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Several episodes into Freeform’s Single Drunk Female, Sam (Sofia Black-D’Elia) finds herself once again in the presence of Nathaniel (Jon Glaser), the boss who once fired her. After some work talk, he finally throws out the question that’s been on his mind: “I gotta ask: Was I your bottom?”
“Everyone always wants to know that,” she responds, with the resignation of someone who’s had this conversation with probably everyone she knows. But no, there was no specific rock bottom, she continues — “just kind of like a hole that I kept digging and digging and digging.”
Single Drunk Female
Airdate: Thursday, Jan. 20
Cast: Sofia Black-D'Elia, Ally Sheedy, Rebecca Henderson, Sasha Compère, Lily Mae Harrington, Garrick Bernard
Creator: Simone Finch
Single Drunk Female would probably be a neater story if Nathaniel were Sam’s rock bottom. After all, it’s her violent attack on him in the first minutes of the series that sends her down the path of legal trouble and into reluctant, court-mandated sobriety. But Single Drunk Female is not particularly interested in neatness. What it prioritizes is clarity — of voice, of vision, of perspective. The results are steady and likable, even when its leading lady acts anything but.
In broad strokes, Single Drunk Female falls into the expansive category of half-hour comedies about young adults learning to adult-adult. For Sam, however, the project of growing up is inextricable from her struggle with the disease that’s kept her in a state of arrested development for most of the past dozen or so years, even as she’s managed to achieve (and then lose) the hollow millennial dream of a cool digital media job in New York City.
Forced to move back in with her brittle mother (Ally Sheedy’s Carol) in small-town Massachusetts, she begrudgingly sets about relearning to live life as a sober person. “I miss being a drunk,” she groans to her new boss, grocery store manager and fellow AA member Mindy (Jojo Brown). “There was a lot less accountability.”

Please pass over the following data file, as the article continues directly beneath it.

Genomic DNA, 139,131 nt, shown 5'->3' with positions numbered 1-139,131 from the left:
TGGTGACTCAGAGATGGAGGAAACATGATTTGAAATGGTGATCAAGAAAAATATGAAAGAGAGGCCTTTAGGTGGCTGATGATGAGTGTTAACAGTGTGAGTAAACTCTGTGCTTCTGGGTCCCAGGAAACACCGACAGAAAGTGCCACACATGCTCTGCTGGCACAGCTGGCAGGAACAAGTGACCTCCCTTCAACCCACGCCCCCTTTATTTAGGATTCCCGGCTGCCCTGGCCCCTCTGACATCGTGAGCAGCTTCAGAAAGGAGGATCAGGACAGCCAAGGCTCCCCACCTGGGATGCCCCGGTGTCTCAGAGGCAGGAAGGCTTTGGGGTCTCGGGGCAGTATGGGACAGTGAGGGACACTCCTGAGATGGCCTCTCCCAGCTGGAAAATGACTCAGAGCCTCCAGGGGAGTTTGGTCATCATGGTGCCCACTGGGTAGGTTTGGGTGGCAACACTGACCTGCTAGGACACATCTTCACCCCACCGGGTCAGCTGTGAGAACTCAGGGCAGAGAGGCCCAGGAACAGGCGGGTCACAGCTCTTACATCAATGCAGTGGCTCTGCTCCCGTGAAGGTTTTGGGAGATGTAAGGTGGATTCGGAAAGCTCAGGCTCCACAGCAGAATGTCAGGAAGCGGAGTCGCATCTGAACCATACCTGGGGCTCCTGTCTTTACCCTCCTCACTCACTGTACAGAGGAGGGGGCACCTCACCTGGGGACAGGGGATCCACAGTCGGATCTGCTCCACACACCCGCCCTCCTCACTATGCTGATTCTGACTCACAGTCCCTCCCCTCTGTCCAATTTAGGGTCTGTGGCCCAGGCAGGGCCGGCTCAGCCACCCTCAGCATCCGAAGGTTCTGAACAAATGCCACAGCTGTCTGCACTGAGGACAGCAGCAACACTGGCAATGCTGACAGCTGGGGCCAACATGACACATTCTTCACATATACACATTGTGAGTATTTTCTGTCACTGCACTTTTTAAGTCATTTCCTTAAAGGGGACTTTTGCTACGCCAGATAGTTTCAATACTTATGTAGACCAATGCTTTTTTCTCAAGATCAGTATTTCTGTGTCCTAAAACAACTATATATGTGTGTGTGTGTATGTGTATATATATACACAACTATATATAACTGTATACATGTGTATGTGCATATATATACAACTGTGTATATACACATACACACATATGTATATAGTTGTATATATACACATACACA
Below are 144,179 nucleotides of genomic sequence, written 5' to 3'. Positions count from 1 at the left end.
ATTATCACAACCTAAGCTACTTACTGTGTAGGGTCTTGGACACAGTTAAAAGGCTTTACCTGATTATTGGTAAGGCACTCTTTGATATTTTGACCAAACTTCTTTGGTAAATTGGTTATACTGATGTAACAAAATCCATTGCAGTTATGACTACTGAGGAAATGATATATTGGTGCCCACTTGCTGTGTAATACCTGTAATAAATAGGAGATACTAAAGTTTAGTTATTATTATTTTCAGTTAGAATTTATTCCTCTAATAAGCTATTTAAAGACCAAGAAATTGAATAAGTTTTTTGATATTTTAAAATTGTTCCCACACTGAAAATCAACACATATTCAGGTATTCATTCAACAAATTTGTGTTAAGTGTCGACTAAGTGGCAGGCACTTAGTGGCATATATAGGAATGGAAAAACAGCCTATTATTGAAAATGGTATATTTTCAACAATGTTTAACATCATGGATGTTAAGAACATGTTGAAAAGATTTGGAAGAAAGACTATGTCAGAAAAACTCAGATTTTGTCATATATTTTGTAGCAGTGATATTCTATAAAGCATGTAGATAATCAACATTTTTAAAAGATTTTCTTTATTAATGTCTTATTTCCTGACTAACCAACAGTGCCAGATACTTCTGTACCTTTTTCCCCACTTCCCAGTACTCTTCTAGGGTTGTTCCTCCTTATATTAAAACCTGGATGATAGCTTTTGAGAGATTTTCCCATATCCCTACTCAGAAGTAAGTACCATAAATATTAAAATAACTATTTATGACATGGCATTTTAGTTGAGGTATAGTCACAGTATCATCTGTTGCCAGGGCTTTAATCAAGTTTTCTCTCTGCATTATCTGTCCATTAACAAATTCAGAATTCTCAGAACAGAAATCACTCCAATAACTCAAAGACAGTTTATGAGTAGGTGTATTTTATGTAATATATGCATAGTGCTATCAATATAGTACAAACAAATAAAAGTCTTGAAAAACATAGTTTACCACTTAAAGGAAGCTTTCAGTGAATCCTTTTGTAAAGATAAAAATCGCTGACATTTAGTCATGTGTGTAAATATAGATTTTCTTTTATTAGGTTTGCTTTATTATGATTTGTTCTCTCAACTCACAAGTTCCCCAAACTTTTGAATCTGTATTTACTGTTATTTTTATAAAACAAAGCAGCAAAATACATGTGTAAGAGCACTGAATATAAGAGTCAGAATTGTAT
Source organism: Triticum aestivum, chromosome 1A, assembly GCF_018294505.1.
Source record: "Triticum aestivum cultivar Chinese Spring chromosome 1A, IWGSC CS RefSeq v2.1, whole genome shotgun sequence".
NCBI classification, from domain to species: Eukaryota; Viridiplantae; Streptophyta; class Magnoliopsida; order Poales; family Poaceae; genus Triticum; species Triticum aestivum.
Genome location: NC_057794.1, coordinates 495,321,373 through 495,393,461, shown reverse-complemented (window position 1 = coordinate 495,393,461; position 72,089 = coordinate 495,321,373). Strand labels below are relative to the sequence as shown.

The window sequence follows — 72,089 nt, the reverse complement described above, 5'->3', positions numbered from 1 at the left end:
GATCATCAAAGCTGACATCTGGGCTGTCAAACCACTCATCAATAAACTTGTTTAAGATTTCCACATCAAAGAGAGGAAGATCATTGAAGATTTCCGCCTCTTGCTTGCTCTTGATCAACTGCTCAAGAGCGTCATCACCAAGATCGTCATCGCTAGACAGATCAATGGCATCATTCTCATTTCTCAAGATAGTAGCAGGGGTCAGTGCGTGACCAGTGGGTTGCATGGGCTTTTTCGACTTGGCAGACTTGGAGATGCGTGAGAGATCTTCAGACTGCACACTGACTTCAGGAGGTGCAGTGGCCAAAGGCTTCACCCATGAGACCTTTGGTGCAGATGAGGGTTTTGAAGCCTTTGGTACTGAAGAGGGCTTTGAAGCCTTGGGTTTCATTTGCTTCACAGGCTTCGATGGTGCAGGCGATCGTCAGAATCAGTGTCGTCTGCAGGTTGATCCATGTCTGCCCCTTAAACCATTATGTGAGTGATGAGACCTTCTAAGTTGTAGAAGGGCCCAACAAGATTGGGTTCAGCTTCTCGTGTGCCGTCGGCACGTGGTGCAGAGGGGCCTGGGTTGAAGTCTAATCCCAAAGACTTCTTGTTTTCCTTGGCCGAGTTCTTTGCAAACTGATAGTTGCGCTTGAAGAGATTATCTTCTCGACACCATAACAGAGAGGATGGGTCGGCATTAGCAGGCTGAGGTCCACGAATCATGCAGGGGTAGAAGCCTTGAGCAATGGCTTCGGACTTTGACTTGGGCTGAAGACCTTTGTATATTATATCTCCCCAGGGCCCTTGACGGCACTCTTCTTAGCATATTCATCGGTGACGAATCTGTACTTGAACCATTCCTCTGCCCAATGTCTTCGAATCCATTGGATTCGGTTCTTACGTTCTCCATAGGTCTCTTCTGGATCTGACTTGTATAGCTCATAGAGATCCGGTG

Miserable though Sam might be, the show depicting her journey is a pretty good time. Armed by creator Simone Finch with precise wit, stubborn optimism and a disinterest in taking itself too seriously, Single Drunk Female finds humor in offbeat places, like Sam’s surprised dismay at just how much of her late father’s ashes there are when she and Carol go to spread them together. (“He was very tall,” Carol offers, to which Sam protests, “No, he wasn’t.”)
But it never uses that humor to make light of Sam’s difficulties or those of the people around her, or to let Sam off the hook. It’s hilarious when a wasted Sam slowly but deliberately crashes her car into her nemesis’ parked party bus in the pilot; at the same time, it’s clear she’s a complete mess, and not in a fun way.
Also immediately obvious is that Single Drunk Female has something special in Black-D’Elia — among other things, her first scene features one of the more convincing performances of full-body drunkenness I’ve seen onscreen in some time. (In a nice visual touch, the camera lurches unsteadily around her.) She’s equally arresting as sober Sam, her quick comic timing serving variously as a weapon, a shield and an olive branch, and especially amusing in scenes with her life-of-the-party bestie Felicia (Lily Mae Harrington, irresistible). In sturdier roles, Rebecca Henderson is dryly funny as AA sponsor Olivia, and Garrick Bernard brings affable rom-com energy to James, another AA member who has a steamy but boozy history with Sam.